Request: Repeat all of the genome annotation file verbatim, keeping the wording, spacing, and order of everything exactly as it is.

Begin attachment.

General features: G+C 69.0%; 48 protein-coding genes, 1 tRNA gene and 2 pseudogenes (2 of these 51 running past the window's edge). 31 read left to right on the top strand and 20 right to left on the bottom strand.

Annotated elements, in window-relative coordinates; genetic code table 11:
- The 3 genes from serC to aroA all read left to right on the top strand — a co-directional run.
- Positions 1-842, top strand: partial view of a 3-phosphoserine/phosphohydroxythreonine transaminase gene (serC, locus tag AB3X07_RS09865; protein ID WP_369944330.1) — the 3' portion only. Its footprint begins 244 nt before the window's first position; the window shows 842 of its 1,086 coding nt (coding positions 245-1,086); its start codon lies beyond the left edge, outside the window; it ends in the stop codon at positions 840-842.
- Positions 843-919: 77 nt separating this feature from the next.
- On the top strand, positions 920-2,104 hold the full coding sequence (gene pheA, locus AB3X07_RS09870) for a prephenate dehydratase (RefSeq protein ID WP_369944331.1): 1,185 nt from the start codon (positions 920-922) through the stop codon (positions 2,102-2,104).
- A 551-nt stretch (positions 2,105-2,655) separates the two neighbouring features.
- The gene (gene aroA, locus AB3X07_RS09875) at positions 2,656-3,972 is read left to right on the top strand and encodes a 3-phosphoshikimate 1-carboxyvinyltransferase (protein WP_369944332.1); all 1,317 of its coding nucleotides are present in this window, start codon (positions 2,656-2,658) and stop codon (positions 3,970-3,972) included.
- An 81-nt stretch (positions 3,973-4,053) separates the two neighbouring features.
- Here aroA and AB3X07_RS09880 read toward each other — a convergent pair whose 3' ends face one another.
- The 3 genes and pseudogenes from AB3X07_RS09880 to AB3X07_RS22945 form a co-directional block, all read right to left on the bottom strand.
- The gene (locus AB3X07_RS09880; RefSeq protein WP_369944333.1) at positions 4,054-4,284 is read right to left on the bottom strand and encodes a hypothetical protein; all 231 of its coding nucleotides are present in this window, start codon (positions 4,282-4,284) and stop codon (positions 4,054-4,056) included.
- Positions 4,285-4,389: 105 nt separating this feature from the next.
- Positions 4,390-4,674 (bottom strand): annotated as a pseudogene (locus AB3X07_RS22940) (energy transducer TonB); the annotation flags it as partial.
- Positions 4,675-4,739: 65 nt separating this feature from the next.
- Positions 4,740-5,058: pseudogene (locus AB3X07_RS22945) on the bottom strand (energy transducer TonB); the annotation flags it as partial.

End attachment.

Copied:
General features: G+C 69.0%; 48 protein-coding genes, 1 tRNA gene and 2 pseudogenes (2 of these 51 running past the window's edge). 31 read left to right on the top strand and 20 right to left on the bottom strand.

Annotated elements, in window-relative coordinates; genetic code table 11:
- The 3 genes from serC to aroA all read left to right on the top strand — a co-directional run.
- Positions 1-842, top strand: partial view of a 3-phosphoserine/phosphohydroxythreonine transaminase gene (serC, locus tag AB3X07_RS09865; protein ID WP_369944330.1) — the 3' portion only. Its footprint begins 244 nt before the window's first position; the window shows 842 of its 1,086 coding nt (coding positions 245-1,086); its start codon lies beyond the left edge, outside the window; it ends in the stop codon at positions 840-842.
- Positions 843-919: 77 nt separating this feature from the next.
- On the top strand, positions 920-2,104 hold the full coding sequence (gene pheA, locus AB3X07_RS09870) for a prephenate dehydratase (RefSeq protein ID WP_369944331.1): 1,185 nt from the start codon (positions 920-922) through the stop codon (positions 2,102-2,104).
- A 551-nt stretch (positions 2,105-2,655) separates the two neighbouring features.
- The gene (gene aroA, locus AB3X07_RS09875) at positions 2,656-3,972 is read left to right on the top strand and encodes a 3-phosphoshikimate 1-carboxyvinyltransferase (protein WP_369944332.1); all 1,317 of its coding nucleotides are present in this window, start codon (positions 2,656-2,658) and stop codon (positions 3,970-3,972) included.
- An 81-nt stretch (positions 3,973-4,053) separates the two neighbouring features.
- Here aroA and AB3X07_RS09880 read toward each other — a convergent pair whose 3' ends face one another.
- The 3 genes and pseudogenes from AB3X07_RS09880 to AB3X07_RS22945 form a co-directional block, all read right to left on the bottom strand.
- The gene (locus AB3X07_RS09880; RefSeq protein WP_369944333.1) at positions 4,054-4,284 is read right to left on the bottom strand and encodes a hypothetical protein; all 231 of its coding nucleotides are present in this window, start codon (positions 4,282-4,284) and stop codon (positions 4,054-4,056) included.
- Positions 4,285-4,389: 105 nt separating this feature from the next.
- Positions 4,390-4,674 (bottom strand): annotated as a pseudogene (locus AB3X07_RS22940) (energy transducer TonB); the annotation flags it as partial.
- Positions 4,675-4,739: 65 nt separating this feature from the next.
- Positions 4,740-5,058: pseudogene (locus AB3X07_RS22945) on the bottom strand (energy transducer TonB); the annotation flags it as partial.